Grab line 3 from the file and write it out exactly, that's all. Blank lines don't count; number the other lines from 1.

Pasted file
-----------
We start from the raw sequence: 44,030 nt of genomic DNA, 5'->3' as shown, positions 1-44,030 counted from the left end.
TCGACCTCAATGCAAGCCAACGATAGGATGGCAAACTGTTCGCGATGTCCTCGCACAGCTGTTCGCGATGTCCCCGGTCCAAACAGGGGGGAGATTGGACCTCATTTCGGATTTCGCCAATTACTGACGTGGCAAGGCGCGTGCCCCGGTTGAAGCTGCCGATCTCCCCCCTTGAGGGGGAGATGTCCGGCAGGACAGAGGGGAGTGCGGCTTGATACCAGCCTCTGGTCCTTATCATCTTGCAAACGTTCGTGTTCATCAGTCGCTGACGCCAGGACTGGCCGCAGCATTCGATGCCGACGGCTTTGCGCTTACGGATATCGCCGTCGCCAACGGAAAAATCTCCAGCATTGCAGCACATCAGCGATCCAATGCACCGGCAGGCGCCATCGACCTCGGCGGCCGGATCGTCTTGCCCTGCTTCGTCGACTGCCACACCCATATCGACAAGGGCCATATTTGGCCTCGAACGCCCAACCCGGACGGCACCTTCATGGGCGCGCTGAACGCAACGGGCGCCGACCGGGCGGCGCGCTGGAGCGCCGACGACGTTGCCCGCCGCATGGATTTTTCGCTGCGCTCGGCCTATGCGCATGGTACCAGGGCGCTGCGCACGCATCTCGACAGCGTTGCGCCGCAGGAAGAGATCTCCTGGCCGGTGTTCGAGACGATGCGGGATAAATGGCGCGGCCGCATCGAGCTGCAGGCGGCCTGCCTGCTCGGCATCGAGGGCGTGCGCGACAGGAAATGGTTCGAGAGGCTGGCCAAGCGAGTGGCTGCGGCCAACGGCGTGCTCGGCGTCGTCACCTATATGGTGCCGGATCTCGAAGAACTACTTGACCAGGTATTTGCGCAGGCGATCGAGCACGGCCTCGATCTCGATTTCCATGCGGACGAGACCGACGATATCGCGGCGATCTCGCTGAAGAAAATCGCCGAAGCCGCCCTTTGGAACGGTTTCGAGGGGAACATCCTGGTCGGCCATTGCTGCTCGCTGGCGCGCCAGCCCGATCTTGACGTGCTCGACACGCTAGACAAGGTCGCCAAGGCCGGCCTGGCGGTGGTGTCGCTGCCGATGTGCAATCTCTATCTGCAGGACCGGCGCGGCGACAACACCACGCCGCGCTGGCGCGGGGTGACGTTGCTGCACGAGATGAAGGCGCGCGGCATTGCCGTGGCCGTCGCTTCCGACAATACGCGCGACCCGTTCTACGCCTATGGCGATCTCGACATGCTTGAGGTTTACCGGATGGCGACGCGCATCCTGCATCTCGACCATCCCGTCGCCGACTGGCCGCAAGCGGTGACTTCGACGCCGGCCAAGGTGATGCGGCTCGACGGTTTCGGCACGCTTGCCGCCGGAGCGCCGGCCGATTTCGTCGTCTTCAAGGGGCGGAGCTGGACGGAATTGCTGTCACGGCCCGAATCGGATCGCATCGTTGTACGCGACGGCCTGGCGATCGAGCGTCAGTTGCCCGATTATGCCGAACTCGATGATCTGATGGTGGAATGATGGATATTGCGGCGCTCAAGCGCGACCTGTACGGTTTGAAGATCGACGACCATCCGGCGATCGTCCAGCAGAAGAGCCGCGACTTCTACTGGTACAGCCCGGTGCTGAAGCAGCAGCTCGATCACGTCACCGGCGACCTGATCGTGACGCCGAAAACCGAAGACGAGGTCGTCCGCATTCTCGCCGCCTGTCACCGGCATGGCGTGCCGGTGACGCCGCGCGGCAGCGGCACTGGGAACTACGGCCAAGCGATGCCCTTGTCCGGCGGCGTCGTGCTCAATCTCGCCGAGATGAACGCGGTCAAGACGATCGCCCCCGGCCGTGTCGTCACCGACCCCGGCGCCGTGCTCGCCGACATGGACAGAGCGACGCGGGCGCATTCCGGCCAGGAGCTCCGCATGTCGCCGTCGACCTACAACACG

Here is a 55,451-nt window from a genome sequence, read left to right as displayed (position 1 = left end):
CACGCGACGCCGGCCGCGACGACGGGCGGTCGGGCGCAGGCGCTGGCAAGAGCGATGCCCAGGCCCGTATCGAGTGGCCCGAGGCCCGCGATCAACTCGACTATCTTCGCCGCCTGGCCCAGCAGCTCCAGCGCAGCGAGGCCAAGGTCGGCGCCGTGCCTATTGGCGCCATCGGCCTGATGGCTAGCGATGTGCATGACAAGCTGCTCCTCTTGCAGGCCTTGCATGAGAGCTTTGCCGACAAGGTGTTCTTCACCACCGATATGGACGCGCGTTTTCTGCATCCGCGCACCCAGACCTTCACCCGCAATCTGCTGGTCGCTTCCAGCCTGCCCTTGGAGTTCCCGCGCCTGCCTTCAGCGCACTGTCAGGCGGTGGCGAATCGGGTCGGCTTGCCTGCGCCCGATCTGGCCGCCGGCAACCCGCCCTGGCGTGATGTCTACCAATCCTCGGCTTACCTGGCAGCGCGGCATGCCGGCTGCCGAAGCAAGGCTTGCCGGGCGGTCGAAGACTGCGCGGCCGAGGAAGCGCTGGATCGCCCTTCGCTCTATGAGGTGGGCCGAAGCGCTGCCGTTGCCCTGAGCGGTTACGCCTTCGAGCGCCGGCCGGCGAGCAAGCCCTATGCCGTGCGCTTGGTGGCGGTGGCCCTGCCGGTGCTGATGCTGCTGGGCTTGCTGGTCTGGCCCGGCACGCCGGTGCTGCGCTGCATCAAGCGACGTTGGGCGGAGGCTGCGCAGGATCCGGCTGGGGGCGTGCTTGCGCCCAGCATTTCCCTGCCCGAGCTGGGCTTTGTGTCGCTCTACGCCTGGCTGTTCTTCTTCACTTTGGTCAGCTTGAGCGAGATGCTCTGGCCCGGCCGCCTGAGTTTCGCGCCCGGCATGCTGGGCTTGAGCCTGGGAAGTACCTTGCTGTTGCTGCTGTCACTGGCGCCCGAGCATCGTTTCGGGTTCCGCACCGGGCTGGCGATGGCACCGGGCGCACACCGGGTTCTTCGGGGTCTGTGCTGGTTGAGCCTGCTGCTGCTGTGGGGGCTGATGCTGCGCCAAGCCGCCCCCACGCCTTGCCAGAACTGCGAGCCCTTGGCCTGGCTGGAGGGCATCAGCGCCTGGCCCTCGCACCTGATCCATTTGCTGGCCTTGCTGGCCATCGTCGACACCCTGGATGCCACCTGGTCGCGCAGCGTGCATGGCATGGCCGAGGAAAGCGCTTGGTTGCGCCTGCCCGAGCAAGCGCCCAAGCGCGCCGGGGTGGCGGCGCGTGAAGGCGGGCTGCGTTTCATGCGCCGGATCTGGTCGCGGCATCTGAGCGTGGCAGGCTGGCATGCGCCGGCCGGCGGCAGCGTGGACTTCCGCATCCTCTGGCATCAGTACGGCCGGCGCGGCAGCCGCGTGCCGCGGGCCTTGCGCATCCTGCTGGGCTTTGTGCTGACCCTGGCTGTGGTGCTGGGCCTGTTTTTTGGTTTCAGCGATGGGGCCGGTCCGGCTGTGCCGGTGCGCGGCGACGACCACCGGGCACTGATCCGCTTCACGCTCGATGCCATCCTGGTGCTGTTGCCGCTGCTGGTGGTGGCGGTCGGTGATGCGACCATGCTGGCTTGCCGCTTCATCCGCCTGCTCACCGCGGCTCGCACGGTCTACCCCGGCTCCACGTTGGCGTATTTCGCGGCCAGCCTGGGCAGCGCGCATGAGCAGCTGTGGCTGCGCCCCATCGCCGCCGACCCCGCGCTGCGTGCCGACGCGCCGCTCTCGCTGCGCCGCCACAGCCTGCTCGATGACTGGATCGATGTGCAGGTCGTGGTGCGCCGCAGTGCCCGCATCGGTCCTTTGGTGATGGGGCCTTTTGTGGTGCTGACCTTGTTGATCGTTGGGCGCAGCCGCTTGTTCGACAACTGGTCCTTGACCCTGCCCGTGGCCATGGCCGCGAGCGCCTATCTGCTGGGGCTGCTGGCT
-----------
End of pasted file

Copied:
Here is a 55,451-nt window from a genome sequence, read left to right as displayed (position 1 = left end):